If you are planning to eat silverbeet cooked like asparagus, or in the form of cooked slices – you can remove the stems from the leaves. Some preparation methods also use the leaves and stem together. However, the stems require more time to cook so the leaves need to be added 4-5 minutes after you put the stems for cooking.
Silverbeet is usually eaten cooked, but the younger leaves can also be employed raw in salads. Otherwise, people prefer to stir-fry, steam, or microwave silverbeet. Its blanched leaves work wonders as a wrap, while thin-chopped or pureed silverbeet forms a great base for many dishes.
Spinach works equally awesome when served raw or steamed in the microwave for a few minutes, while also letting you microwave it for 2-3 minutes until it’s wilted. The stalks need to be removed only when eating spinach raw, otherwise you can simply slice and cook them along with the leaves.
Apart from being added raw in cold or warm salads, spinach also works as a cooked side dish in pasta sauces and soups. Egg preparations like quiches, omelets and soufflés also have spinach as a popular element.
Spinach and silverbeet grow differently
Silverbeet and spinach call for growing conditions slightly different from each other. Silverbeet, in temperate regions of Australia, can be sown and grown almost throughout the year, while in cooler places it is usually sown from Spring to Autumn.
Silverbeet is quite frost tolerant but it can experience a stunted growth in extremely cold regions, while also having the stalks damaged by an elongated frost season.
Spinach on the other hand, is much less heat tolerant as compared to silverbeet and calls for a cool soil to germinate. Spinach is only grown in late autumn and winter, while it also grows in early spring in very cold areas.
Spinach also comes with a much shorter picking season than the latter. However, both spinach and silverbeet need a well drained, rich soil that’s loaded with phosphorous, potassium, nitrogen and lots of compost.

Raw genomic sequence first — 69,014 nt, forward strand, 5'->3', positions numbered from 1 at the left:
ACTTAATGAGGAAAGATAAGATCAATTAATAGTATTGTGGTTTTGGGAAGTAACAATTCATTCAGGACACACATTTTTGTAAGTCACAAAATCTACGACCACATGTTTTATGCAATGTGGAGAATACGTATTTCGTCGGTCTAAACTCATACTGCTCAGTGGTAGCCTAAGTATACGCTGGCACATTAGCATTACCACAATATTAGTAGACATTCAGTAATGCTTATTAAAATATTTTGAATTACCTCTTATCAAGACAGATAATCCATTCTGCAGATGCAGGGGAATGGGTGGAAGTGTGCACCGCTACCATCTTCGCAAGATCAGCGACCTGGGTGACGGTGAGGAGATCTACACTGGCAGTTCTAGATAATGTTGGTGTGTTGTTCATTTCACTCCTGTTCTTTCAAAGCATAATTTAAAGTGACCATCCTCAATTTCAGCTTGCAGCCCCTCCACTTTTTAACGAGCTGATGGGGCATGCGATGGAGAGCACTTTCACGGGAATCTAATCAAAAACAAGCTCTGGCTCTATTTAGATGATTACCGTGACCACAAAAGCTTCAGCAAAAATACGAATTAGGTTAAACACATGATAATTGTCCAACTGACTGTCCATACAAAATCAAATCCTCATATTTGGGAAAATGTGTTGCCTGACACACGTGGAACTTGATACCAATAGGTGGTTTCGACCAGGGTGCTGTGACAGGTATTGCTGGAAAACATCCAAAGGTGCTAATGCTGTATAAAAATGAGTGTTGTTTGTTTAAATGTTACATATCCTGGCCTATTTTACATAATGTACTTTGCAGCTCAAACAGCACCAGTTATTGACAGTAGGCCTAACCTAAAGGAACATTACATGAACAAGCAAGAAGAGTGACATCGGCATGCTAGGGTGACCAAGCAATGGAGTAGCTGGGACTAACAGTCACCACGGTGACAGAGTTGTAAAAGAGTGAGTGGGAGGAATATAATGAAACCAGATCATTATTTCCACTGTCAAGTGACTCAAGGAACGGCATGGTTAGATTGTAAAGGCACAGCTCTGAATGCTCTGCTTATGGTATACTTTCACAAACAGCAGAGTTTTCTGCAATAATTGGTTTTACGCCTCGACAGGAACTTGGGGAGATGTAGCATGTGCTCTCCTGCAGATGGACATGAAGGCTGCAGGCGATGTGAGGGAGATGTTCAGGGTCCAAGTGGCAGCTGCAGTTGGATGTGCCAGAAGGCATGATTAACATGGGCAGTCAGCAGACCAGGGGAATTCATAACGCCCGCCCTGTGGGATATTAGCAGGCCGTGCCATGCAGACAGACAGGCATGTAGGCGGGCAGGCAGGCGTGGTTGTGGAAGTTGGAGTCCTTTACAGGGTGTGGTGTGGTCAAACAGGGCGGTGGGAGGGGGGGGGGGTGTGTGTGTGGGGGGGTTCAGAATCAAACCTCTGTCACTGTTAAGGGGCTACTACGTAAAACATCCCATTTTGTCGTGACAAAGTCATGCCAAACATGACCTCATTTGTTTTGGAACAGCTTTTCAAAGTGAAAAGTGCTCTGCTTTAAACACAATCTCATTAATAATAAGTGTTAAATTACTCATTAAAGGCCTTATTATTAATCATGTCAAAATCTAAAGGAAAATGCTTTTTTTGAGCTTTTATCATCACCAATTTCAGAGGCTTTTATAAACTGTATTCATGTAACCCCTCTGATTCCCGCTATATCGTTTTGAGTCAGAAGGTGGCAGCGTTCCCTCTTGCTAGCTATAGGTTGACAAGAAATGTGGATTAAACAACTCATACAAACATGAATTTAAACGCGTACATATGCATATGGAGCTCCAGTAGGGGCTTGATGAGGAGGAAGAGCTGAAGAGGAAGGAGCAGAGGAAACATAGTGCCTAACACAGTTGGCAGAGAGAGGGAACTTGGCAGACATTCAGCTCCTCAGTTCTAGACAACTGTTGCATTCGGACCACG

Is silverbeet as good as spinach?
While silverbeet and spinach are loaded with nutrition, they are very much different in their nutrient analysis. Like many leafy greens, silverbeet is rich in a whole spectrum of minerals and vitamins. Examples include high amounts of calcium, magnesium, vitamin K, vitamin A, iron, potassium, zinc, Vitamin C, copper, Vitamin E, and dietary fiber.
While spinach has also got most of these nutrients, it comes with nearly double the fiber content as in silverbeet, while being very high in Beta Carotene which is a strong anti-oxidant. Spinach is comparatively low in sodium, thereby being preferred by people who are on a low sodium or low salt diet.
However, the low energy value for spinach as well as silverbeet helps in the control of weight. Both of them are excellent sources of folate, while being high in the iron content.
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Are silverbeet and spinach interchangeable?
Many people feel that spinach and silverbeet are interchangeable. In fact, some states in Australia have also referred to silverbeet as spinach in the past but it only adds to the confusion. Traditionally in some places, silverbeet has been termed as spinach, which is absolutely incorrect in technical terms.
However, now this misnaming is not that common, but it still confuses some people. In fact, there are places where Swiss chard is still sold with the name ‘spinach’, but they’re actually different plants.
As for using them interchangeably in recipes, we recommend only using silverbeet instead of spinach if you’re going to cook it.
There are quite a few differences between silverbeet and spinach even if some people think they are the same, they are not. However, they can substitute each other in many recipes.
I hope this article cleared the confusion and made the difference between those two vegetables more obvious.